Nigeria has a major unemployment crisis. The country’s rapidly growing population, increasing entrants into the labour market each year as well as the limited number of new jobs created present a key concern for both policy makers and the business community on the future of work for the vibrant young population.
Within the last five years, 3.3 million people entered into the labor market seeking for jobs. This figure increased to 4.8 million from 2015 to 2018, a lot of whom are young people. Going by this trend, the NESG estimates that over 100 million jobs will need to be created from 2019 to 2050 to maintain the unemployment rate at 23%. But where will these jobs come from?
Unfortunately, the current pace of job creation in the private sector cannot match with the expansion in the labour force. The government must embark on reforms to ensure sectoral expansion, ease business regulations, provide investment incentives and ensure massive infrastructure development.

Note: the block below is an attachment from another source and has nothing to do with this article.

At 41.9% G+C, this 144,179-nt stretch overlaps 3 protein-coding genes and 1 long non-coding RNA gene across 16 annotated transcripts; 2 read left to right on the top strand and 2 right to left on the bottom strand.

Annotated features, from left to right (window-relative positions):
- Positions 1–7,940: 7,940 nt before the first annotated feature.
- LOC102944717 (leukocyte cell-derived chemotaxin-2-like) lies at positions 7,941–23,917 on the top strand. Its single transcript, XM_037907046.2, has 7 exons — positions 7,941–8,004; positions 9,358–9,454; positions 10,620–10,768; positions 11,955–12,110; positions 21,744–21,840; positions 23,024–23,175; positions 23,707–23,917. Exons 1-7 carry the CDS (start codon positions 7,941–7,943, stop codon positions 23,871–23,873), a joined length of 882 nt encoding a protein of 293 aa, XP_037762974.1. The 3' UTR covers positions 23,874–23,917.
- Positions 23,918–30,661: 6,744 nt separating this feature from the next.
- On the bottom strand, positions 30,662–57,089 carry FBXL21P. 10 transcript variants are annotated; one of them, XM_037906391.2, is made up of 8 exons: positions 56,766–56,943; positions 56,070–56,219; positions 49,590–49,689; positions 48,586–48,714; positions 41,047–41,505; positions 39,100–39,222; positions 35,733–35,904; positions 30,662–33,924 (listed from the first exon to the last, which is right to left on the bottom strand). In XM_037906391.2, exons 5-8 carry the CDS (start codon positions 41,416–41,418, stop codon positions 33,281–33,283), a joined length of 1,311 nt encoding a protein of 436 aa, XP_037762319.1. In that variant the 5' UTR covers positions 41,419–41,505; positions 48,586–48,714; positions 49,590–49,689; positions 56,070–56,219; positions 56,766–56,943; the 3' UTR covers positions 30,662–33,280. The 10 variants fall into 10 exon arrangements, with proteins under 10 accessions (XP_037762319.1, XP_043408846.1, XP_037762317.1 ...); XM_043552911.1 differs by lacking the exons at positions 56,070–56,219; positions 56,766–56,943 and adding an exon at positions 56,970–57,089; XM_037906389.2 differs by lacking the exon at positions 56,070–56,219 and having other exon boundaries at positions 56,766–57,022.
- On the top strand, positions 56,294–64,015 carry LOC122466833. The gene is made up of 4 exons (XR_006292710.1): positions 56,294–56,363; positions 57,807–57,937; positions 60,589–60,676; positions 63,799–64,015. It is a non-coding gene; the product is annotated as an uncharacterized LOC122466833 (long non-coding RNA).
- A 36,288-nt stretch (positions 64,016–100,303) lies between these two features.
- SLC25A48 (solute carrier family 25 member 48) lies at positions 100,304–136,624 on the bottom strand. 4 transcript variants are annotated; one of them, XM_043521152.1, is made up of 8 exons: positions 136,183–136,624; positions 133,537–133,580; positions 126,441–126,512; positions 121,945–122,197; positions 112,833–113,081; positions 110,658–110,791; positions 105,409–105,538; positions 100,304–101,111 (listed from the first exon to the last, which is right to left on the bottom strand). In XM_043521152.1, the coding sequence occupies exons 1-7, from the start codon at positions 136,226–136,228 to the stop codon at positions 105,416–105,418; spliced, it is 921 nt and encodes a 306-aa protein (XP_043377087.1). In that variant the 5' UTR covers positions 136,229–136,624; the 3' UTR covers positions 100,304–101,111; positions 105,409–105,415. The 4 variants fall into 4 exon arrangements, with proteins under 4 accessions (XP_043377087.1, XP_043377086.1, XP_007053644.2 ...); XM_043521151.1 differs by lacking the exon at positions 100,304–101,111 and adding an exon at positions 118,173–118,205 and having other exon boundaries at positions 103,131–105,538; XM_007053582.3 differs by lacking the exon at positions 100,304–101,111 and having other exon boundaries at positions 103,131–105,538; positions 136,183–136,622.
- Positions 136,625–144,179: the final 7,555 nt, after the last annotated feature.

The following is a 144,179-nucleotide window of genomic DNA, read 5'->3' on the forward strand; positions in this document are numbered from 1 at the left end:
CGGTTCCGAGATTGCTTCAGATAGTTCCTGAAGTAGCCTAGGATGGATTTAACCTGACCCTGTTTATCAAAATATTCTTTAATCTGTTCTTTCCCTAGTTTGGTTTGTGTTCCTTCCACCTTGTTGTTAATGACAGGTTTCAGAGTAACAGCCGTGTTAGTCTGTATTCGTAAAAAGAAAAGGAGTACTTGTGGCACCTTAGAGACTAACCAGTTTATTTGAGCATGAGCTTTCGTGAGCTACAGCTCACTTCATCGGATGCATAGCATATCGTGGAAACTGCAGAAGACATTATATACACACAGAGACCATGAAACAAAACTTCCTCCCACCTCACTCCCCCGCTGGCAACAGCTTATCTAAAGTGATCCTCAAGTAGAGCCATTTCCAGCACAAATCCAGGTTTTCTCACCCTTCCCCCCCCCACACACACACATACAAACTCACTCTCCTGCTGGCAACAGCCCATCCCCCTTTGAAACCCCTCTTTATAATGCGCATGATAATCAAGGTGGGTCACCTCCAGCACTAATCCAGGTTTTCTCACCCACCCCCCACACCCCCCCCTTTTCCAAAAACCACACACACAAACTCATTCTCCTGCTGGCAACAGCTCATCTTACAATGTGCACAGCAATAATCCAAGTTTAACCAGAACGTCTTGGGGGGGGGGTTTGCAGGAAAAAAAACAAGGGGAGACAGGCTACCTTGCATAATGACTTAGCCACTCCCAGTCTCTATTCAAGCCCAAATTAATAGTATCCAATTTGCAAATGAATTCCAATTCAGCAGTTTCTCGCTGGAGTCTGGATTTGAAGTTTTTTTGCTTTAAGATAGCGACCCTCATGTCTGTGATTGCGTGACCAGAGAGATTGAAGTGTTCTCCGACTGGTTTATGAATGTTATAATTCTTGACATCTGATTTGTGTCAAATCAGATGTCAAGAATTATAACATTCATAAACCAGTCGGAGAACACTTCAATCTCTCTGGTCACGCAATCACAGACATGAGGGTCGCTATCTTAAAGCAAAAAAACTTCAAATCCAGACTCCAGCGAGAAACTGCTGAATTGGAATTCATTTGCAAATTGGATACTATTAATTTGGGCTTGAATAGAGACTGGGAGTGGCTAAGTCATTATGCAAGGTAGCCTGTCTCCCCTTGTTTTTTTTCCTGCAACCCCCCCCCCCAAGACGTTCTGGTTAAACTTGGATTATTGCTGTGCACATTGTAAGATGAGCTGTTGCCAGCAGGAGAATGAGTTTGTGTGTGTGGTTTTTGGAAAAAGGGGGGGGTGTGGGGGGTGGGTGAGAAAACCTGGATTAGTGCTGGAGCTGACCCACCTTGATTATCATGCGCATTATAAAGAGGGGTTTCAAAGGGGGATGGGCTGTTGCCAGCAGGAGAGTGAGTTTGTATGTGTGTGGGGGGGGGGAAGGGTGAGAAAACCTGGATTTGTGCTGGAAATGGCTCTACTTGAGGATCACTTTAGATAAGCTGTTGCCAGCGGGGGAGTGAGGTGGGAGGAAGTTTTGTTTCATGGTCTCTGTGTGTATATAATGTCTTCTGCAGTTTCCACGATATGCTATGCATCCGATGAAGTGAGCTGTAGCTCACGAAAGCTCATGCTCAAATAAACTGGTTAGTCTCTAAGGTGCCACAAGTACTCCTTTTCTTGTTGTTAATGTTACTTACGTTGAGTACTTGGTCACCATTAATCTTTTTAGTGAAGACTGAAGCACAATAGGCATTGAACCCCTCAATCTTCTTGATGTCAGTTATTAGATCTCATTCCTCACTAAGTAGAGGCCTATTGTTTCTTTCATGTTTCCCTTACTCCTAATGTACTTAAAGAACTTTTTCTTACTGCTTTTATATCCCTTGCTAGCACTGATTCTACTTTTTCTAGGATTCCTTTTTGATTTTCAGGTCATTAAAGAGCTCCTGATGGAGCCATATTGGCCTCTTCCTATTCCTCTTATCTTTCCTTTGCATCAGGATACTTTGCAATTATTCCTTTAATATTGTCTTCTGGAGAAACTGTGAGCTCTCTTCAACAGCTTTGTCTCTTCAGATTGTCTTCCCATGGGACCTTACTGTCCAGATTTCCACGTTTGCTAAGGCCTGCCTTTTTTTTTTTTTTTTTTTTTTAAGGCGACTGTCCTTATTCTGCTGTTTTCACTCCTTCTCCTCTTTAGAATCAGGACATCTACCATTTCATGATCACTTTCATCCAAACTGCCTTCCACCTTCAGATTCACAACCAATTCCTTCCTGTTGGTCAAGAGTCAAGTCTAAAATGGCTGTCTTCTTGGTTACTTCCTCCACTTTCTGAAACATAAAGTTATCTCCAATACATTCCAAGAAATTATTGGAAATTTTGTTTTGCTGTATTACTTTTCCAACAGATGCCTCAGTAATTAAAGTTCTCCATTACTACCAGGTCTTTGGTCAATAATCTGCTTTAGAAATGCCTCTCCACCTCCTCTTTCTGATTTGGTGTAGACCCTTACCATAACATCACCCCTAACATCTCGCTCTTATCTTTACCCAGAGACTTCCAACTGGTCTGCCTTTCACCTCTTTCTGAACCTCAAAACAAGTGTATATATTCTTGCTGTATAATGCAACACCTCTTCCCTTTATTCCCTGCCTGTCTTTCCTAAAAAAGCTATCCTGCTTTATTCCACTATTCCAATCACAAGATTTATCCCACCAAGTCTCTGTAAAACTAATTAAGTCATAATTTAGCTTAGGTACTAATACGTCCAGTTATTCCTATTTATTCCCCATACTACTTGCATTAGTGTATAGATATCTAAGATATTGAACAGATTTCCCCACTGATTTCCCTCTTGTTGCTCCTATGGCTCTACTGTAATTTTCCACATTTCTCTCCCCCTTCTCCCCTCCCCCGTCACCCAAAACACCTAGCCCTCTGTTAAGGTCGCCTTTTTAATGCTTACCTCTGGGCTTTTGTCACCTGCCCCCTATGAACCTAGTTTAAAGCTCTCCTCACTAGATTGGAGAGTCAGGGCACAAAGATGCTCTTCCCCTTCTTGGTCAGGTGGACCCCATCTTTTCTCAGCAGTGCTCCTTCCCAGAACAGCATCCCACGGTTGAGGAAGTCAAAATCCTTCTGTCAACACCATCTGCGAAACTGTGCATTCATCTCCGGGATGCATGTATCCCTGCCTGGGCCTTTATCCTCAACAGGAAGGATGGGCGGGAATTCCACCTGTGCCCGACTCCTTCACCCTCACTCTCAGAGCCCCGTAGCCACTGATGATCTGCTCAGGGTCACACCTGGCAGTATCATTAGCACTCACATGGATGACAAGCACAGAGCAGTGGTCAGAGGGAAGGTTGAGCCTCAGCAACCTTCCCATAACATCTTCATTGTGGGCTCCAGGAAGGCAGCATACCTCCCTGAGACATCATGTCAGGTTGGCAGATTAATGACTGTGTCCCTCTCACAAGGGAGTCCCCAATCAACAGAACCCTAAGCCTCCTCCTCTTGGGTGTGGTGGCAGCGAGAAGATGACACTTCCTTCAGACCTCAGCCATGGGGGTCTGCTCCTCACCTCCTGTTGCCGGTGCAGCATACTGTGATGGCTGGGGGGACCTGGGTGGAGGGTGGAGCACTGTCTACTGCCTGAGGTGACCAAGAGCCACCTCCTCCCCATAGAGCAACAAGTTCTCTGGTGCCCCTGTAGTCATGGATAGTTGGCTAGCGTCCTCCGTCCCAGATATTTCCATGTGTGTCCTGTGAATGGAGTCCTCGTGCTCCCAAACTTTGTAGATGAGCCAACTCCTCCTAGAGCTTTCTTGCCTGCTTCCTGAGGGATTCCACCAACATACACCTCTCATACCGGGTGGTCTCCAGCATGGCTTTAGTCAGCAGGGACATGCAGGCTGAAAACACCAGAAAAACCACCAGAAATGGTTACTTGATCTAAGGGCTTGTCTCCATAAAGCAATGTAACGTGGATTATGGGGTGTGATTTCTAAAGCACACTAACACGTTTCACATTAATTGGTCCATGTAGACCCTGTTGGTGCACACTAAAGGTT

The government must also identify new opportunity areas and pursue diversification and value-chain development across key economic sectors such as Agriculture, Manufacturing and Construction. The government needs to support structural transformation by identifying and removing the constraints limiting competitiveness in these industries.
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